Despite Santorum's victories, the consensus the morning after seems to be that nothing has really changed. So does it matter what happened in Alabama and Mississippi?
Let’s not forget American Samoa, where Romney romped, taking all nine delegates. (Never mind that its inhabitants — a disproportionate number of them Mormons, by the way — cannot vote in an actual presidential election.) But anyhow: No, Alabama and Mississippi didn’t matter, not even to Newt, who, despite losing both his “must-win” Southern states, has decided to ignore the verdict and soldier on. Although perhaps on an austerity budget: Callista was conspicuously bling-free during her husband’s “victory” oration.
So Romney will still be the nominee, although he might not quite get to 1,144 delegates?
So it seems. But look, he is making real progress. It used to be that he couldn’t break the 25 percent mark in his own party. Now he often breaks 30. He’s gone from three-quarters of the GOP wanting anyone but Mitt, to only two-thirds of the GOP feeling that way. That’s the kind of love that a bottomless campaign war-chest can buy for you. Presumably it will also purchase any stray delegates still needed as the convention approaches.
But aren’t skeptical Republicans warming to Mitt at last?
They are certainly coming up with ever more inventive rationales of how he is the right man at the right time. The latest Republican meme has it that Americans, in reaction to Obama, crave the dullest white guy they can find. “Romney needn’t dazzle with his personality” is how Rich Lowry, the editor of National Review, recently made this case. “People have to like Romney the way they like their accountant.” (But what if their accountant is TurboTax?) How the argument for Mitt’s technocratic competence differs from the one Democrats once made for Michael Dukakis is beyond me, but I guess it’s better than talking about “cheesy grits.”
Nate Silver, the Times poll authority, gave Santorum a 9 percent chance of winning Alabama and a 2 percent chance of winning Mississippi. Santorum won both. Why did he outperform the polls so drastically?
Silver also wrote on primary day that a double Santorum win was the “least likely permutation” once the votes were counted. To quote a departed candidate from the race, “Oops!” In the same vein, Politico ran a primary-day piece titled “Mitt Romney could seal deal in Dixie,” noting that he was “the only candidate who has a sophisticated operation on the ground in the two states.” This month-after-month overestimation of Mitt’s ability to close the deal only confirms that he is the Tom Dewey of this campaign cycle, the constant beneficiary of “Dewey Beats Truman” headlines even if, in this case, the Truman in question is Santorum.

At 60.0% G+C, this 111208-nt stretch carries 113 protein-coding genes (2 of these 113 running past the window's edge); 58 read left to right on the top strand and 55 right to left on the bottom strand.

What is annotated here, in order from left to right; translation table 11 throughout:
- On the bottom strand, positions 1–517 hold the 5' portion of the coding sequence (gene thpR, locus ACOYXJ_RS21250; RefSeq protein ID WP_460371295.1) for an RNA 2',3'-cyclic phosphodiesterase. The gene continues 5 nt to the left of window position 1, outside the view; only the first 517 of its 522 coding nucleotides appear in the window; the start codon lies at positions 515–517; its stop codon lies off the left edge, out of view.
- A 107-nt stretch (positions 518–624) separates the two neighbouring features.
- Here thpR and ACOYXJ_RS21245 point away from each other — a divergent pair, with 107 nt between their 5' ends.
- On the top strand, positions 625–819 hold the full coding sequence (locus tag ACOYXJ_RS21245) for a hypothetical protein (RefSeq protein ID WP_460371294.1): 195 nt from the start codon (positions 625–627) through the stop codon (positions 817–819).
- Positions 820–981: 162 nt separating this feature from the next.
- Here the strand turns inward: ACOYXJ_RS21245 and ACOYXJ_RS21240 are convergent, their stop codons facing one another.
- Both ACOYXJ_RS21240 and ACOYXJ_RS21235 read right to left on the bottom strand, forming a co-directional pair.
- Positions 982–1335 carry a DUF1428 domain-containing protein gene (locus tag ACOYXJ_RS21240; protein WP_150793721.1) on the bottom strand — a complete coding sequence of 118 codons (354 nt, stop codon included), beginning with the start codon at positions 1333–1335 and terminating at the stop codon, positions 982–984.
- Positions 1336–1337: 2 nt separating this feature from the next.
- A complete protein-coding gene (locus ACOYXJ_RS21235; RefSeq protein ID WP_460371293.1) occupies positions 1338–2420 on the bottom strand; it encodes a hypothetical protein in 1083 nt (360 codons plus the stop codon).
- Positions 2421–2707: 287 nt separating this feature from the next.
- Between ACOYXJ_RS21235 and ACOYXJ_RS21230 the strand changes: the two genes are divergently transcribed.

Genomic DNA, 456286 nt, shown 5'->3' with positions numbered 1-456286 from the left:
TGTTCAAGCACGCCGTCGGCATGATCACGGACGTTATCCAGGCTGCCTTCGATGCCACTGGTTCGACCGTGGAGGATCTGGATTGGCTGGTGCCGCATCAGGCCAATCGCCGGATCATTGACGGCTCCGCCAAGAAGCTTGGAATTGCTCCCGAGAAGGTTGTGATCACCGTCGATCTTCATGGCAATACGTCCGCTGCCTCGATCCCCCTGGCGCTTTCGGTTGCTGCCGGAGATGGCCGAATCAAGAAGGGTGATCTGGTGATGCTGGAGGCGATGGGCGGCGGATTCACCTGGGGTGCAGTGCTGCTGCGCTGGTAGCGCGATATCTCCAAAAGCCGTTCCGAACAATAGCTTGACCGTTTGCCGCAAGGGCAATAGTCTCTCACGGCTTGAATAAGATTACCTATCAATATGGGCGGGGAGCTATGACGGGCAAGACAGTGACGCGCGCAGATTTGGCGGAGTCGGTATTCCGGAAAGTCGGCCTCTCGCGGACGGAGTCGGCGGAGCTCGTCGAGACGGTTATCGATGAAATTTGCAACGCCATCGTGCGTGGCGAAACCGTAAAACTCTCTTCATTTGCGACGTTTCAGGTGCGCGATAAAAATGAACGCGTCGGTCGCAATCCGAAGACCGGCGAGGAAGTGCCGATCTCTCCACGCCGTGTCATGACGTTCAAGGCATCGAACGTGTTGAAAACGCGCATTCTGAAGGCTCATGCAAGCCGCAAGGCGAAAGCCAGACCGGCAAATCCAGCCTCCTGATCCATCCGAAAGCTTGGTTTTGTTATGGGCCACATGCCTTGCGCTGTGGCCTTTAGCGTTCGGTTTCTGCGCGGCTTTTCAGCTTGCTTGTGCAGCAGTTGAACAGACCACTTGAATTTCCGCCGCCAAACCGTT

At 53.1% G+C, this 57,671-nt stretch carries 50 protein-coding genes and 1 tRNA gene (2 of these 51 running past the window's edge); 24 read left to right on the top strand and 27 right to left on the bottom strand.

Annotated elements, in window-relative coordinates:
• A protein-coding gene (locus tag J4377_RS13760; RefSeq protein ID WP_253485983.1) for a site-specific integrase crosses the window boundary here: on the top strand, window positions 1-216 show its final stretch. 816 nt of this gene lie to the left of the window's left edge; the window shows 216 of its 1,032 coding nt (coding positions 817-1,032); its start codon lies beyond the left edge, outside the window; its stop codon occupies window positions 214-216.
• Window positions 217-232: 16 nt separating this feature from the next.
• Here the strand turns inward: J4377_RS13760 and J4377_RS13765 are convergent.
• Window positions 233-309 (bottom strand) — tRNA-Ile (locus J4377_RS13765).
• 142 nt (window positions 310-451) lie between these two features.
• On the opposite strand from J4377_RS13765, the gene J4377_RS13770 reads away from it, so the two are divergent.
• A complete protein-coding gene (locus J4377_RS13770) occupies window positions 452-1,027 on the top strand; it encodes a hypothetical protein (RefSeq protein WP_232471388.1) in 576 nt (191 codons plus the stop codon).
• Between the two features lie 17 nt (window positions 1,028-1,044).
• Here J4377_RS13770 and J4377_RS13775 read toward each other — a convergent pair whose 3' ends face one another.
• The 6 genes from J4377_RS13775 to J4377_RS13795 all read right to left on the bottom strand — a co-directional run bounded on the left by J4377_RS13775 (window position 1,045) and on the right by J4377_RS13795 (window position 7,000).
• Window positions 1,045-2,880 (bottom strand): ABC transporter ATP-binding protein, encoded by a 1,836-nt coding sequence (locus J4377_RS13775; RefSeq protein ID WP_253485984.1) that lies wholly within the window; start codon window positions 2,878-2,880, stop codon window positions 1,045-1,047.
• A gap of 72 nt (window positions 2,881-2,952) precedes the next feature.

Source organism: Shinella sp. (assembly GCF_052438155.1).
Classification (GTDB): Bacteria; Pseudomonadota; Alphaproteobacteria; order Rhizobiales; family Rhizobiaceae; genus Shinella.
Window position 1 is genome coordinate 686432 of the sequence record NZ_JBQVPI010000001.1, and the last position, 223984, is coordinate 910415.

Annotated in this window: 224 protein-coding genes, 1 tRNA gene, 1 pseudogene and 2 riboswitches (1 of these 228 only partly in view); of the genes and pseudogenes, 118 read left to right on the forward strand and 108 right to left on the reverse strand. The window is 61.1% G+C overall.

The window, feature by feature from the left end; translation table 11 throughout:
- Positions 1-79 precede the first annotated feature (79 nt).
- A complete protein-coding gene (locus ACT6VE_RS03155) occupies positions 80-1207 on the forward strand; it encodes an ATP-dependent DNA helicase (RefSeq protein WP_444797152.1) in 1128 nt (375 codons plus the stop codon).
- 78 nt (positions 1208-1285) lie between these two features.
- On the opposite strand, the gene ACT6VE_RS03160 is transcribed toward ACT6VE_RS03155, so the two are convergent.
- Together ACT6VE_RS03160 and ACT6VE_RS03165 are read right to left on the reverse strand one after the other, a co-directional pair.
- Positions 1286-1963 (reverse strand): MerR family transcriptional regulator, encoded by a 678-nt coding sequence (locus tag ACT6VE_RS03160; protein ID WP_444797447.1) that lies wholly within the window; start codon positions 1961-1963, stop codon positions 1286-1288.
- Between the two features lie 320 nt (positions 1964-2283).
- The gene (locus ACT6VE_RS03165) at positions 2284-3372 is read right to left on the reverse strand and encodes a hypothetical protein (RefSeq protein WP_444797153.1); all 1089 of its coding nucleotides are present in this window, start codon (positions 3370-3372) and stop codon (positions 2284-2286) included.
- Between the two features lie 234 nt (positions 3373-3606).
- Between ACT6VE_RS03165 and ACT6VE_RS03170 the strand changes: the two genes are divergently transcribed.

Obama's approval ratings are way down from a month ago. Is this something he should be worried about?
They certainly are bouncing around. After two successive polls showing Obama falling below a 50 percent approval rating, hitting a low of 41 in the Times–CBS News survey, he returned to 50 percent in a new Reuters-Ipsos poll out today. It also showed him beating Romney 52-41 and Santorum 52-42 in the fall. Hard to know what any of this means — if it means anything at this point. The one consistent note in all these polls, however, is that Romney and Santorum perform roughly the same in matchups with Obama. Given that the Republican base is far more enthused about turning out for Santorum than it is about holding its nose to vote for Romney, you still have to wonder if Rick might be the stronger GOP candidate, despite all the conventional wisdom to the contrary.
Obama's Priorities USA super PAC is still not competitive with its Republican rivals. How a big a problem is this for him?
Not something to lose sleep over. The numbers Obama should worry about most – and presumably is – are the unemployment rate and gas prices.
Goldman Sachs executive Greg Smith resigned today by very publicly flipping the bird at the firm in the form of a Times op-ed. Does it matter at all?
Every American should read this powerful piece. Here is a bright young rising Goldman star – one of ten people (out of more than 30,000 employees) chosen to appear in Goldman’s college recruiting video – saying that he is quitting because of the firm’s “moral fiber.” He describes a workplace where executives openly deride their own clients as “muppets” and pursue any ethical shortcut at hand to make a buck: “Today, if you make enough money for the firm (and are not currently an ax murderer) you will be promoted into a position of influence.” This is not just a Goldman problem. This is the larger culture that caused the meltdown of 2008 and will cause the next. The Obama administration’s failure to hold the financial sector to account for its last round of shortcuts still haunts it. That the president is likely to run against an actual representative of that tarnished sector, the Man from Bain, remains his luckiest political break.